Is Your Workplace Feedback Thoughtful, Balanced, and True?

Every time a manager provides feedback, their credibility is on the line. Giving feedback that is generally inaccurate--off-base, unfair, unbalanced, or factually wrong--is a surefire way to undermine that credibility. On the other hand, employees come to trust and value managers who regularly provide feedback that is thoughtful, balanced, and true.


The accuracy of managerial feedback has a significant impact on three crucial areas:


  1. Rewards and incentives: Remember, one of the reasons why performance evaluation is used at all is so high performers can be identified and rewarded and lower performers given incentives to improve. When feedback is inaccurate, the wrong people are rewarded, and the incentive system is weakened.
  2. Assessment of training needs: Employees use feedback to clarify their professional development needs. Inaccurate feedback can lead employees away from the skills and knowledge they need the most and toward training that is inappropriate or unnecessary.
  3. Leadership development: Employees and managers should attempt to use managerial feedback to identify high performers worthy of more responsibility, and often, increased authority as well. For this reason, inaccurate feedback can result in a misallocation of leadership-development resources.


But day-to-day, accuracy matters for managers because employees use performance evaluation to measure what they are doing right and what they are doing wrong. In other words, what things they should continue doing and which things need improvement. When accurate feedback is routinely provided and implemented by the team, everyone's job gets easier.


Top Five Causes of Inaccurate Feedback

There are five major causes of inaccurate feedback for managers to avoid.

1. The manager doesn't take enough time to prepare for giving the feedback.

Some feedback needs to be instant. But most feedback given in the workplace is asynchronous, and therefore requires more due diligence on the part of the manager. Before examining performance, stop and do the following:

  • Reflect on what you are about to say. Does your feedback address the issue at hand? What is the goal or desired outcome of your feedback? Does your intended message guide the employee towards that goal, or distract from immediate next steps?
  • Question your assumptions. If you find yourself jumping to conclusions about an employee's motivations or intentions, take a step back. Turn your assumptions into questions to ask the employee during your next one-on-one, such as:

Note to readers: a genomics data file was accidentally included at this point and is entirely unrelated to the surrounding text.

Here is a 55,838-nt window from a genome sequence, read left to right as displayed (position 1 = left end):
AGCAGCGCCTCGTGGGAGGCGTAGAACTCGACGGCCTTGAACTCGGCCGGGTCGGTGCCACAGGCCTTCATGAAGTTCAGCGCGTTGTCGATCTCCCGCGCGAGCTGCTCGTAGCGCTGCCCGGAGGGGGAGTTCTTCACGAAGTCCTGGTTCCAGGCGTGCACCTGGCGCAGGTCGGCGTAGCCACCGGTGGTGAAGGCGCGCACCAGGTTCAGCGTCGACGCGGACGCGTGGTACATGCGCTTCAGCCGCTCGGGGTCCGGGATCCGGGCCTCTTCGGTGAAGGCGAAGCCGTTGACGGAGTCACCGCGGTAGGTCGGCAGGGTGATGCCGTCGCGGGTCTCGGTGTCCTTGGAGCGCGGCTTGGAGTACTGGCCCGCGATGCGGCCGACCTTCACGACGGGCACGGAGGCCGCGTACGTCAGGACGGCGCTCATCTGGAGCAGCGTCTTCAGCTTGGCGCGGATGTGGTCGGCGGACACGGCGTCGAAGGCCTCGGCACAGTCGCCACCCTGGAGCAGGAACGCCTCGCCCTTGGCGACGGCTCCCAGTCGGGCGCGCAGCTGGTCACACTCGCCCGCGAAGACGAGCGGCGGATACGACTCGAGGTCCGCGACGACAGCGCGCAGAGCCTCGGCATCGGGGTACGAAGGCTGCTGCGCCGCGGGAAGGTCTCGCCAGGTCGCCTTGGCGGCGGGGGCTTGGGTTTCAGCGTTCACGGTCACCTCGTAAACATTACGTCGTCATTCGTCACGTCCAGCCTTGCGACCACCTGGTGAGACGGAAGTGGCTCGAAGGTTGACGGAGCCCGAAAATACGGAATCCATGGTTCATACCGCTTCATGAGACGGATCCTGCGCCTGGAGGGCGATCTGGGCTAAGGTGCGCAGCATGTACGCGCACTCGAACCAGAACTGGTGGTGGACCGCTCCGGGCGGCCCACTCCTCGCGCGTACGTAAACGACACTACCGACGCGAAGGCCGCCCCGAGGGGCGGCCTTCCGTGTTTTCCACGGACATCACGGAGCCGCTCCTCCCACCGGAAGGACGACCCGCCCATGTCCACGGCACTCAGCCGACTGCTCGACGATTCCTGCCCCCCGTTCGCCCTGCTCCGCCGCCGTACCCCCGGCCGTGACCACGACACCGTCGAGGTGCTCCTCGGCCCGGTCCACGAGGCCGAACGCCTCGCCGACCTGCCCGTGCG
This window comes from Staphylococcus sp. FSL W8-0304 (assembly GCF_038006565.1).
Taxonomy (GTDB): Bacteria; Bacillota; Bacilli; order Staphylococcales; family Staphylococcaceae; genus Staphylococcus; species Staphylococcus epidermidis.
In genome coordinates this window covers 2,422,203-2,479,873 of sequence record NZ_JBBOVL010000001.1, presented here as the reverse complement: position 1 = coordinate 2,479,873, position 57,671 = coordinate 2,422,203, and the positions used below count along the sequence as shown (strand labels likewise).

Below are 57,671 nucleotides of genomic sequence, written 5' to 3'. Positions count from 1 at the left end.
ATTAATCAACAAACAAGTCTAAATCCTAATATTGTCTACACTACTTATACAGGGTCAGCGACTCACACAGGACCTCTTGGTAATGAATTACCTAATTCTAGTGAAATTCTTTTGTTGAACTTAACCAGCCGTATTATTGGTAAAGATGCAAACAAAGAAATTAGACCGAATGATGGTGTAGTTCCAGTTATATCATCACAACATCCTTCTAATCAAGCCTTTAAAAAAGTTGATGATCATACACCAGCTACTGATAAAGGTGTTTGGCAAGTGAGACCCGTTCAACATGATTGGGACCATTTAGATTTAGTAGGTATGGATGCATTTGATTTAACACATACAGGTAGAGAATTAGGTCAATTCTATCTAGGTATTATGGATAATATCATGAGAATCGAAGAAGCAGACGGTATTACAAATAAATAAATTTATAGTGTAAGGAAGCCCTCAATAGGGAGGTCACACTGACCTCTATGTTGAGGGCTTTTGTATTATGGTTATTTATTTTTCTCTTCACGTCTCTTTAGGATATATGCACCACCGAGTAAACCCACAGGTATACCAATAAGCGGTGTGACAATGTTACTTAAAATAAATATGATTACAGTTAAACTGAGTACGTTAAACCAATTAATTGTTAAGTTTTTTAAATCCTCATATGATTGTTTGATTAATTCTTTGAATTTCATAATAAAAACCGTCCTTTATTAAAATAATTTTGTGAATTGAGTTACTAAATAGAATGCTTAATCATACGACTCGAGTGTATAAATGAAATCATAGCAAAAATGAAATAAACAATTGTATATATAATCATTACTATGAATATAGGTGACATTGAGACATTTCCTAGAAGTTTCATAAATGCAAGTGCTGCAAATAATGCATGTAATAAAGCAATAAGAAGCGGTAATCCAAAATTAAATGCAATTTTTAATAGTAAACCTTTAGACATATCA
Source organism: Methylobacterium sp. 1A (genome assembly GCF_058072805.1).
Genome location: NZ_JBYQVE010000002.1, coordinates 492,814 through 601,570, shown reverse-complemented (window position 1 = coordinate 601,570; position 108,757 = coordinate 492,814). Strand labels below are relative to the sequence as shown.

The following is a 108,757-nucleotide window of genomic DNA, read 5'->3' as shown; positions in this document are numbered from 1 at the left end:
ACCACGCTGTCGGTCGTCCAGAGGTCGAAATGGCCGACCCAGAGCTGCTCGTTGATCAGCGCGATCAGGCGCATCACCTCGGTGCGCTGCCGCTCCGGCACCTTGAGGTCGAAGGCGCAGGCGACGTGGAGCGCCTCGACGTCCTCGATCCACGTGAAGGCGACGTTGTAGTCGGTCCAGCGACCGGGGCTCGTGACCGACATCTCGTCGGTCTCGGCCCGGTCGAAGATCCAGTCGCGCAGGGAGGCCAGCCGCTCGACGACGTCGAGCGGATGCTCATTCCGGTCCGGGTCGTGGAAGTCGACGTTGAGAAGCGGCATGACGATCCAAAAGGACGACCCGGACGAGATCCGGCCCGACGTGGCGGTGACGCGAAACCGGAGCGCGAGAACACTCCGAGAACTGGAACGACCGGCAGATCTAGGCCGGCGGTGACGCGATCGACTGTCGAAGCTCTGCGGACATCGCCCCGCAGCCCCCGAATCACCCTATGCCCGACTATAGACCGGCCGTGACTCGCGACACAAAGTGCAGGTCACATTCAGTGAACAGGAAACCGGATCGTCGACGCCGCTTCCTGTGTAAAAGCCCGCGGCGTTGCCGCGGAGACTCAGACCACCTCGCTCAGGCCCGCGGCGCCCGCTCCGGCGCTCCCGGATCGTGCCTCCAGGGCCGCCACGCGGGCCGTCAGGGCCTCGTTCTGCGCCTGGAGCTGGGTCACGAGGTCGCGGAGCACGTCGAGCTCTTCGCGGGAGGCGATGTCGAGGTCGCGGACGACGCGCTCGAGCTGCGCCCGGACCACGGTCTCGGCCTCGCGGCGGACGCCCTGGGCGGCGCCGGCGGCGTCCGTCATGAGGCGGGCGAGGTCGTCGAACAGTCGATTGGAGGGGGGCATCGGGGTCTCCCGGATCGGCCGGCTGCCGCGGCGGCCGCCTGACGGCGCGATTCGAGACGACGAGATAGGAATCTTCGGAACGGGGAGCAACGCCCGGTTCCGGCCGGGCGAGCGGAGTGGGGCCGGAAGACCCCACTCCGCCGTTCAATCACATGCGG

• Was there a reason you deviated from standard operating procedure?
    • How did you decide which tasks to prioritize over others?
    • What was your plan? What steps did you take, and which steps were you going to take next?


2. The manager rushes through delivering the feedback.

Giving feedback can be awkward or uncomfortable, especially if it is negative. But it is crucial to take at least enough time to do the following:

  • Describe the performance observed.
  • Describe the performance that is desired in the future.
  • Describe the concrete steps the employee can take to improve for next time or fix past mistakes.
  • Explain why this instance of performance matters, not just for the organization, team, client, or project, but for the employee's own job and career goals.
  • Confirm the employee understands the goal of the feedback and the next steps they are meant to take.


3. The subject matter of the feedback is emotionally charged.

This is another reason it is important for managers to take the time to prepare to give feedback in advance. Feedback that is delivered in anger, anxiety, or any other heightened state of emotion, is less likely to address concrete aspects of performance and more likely to simply reflect the manager's feelings. Under these circumstances, the employee is ultimately left with feedback they have very little ability to implement.


4. The manager bases feedback on information from unreliable sources.

Nothing is worse than feedback based entirely on misinformation, for both the manager and the employee. The most extreme example of this is a manager who consistently takes the side of the customer or client, regardless of how much trust they have in the employee in question. When feedback concerns a project or interaction involving multiple people, get all sides of the story first. If you're not sure how reliable a particular source is, ask around.


5. The manager focuses disproportionately on the negative because the manager only gives feedback when there is a problem.

Too many managers are caught in a vicious cycle of undermanagement, where problems routinely occur, and firefighting seems to be constant. The cause and the outcome are the same: The manager only gives feedback when there is an urgent problem. Under this kind of hands-off leadership, small problems pass under the radar until they ultimately turn into huge problems--when they are inevitably much more difficult and time-consuming to solve. The solution is for managers to balance positive and negative feedback by delivering it regularly, in routine one-on-one meetings with each direct report.


Make better use of your management time

Improving the quality of your leadership, no matter your role, is one of the best career investments you can make:

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Bruce Tulgan: Founder of RainmakerThinking, Inc. and Top Expert on Leadership Development and Generational Issues in the Workplace

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